By Calvin Men, email@example.com
1:10 AM EDT, April 24, 2013
An outbreak of salmonella in South Dakota and Minnesota have caused each state's department of health to remind the public to be careful when handling baby chicks and ducks.
"People want to come in and let their kids fiddle with the baby chicks," said Lon Kightlinger, state epidemiologist for South Dakota. "And who can resist them, frankly?"
Four cases in South Dakota — three adults and a 4-year-old child — and three cases in Minnesota were reported by the departments. The South Dakota cases were reported in the southeast and southwest part of the state, according to the state health department.
Salmonella is a bacteria carried by animals and shed in their feces. Chicks, ducklings and other poultry can carry the bacteria on their feathers or feet.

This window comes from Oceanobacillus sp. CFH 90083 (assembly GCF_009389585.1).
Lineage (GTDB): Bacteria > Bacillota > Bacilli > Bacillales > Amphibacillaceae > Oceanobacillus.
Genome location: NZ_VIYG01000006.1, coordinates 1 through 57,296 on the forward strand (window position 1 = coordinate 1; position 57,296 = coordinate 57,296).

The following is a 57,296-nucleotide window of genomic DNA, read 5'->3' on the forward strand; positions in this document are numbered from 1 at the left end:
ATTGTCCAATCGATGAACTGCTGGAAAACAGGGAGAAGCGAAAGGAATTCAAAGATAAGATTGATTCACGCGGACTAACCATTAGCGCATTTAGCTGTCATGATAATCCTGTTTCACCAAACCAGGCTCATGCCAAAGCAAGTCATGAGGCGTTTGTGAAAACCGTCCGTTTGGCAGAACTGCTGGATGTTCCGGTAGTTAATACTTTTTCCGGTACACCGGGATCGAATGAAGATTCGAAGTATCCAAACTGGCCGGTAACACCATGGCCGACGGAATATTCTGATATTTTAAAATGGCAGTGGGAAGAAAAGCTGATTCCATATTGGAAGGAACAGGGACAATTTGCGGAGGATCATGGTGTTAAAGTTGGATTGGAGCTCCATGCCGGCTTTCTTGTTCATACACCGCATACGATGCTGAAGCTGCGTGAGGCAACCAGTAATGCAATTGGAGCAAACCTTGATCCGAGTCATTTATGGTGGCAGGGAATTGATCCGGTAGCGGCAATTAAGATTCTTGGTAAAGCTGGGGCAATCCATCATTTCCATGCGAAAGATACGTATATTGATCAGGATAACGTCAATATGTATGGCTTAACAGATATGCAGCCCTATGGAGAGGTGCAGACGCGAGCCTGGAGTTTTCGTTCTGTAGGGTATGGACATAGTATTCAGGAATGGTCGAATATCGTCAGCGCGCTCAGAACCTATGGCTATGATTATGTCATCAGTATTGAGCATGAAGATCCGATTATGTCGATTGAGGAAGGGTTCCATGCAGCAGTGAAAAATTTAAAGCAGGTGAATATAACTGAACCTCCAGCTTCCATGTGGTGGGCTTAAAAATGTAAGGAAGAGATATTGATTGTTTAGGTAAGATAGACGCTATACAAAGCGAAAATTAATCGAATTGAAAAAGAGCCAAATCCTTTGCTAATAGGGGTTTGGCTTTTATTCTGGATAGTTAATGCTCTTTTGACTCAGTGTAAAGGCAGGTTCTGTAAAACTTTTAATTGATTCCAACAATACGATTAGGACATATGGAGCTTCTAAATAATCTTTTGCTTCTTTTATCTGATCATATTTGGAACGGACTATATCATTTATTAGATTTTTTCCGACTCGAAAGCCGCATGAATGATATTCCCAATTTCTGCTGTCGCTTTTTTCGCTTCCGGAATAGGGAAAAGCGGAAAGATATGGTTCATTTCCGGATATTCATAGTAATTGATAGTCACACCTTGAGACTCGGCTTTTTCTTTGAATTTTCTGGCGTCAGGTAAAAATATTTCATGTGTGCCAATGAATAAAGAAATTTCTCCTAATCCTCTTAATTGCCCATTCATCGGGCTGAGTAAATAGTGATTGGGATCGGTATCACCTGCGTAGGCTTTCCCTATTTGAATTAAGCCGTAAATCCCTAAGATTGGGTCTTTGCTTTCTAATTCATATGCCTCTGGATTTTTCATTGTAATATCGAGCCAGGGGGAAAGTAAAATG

The bacteria is often contracted when someone touches his face after handling poultry or forgets to wash his hands, the release said.
"These chicks, they're little poop bombs," Kightlinger said.
A number of places in Aberdeen sell baby chicks.
Jeff Bruse, manager at Tractor Supply Company, said customers aren't allowed to handle the baby chicks in the store.
"When you buy them, I put them in a box, and I don't allow any outside people other than employees (to touch the chicks)," he said.
It is the company's policy not to let customers handle the chicks, he said.
"It's for the chicks' protection and the people's protection," he said.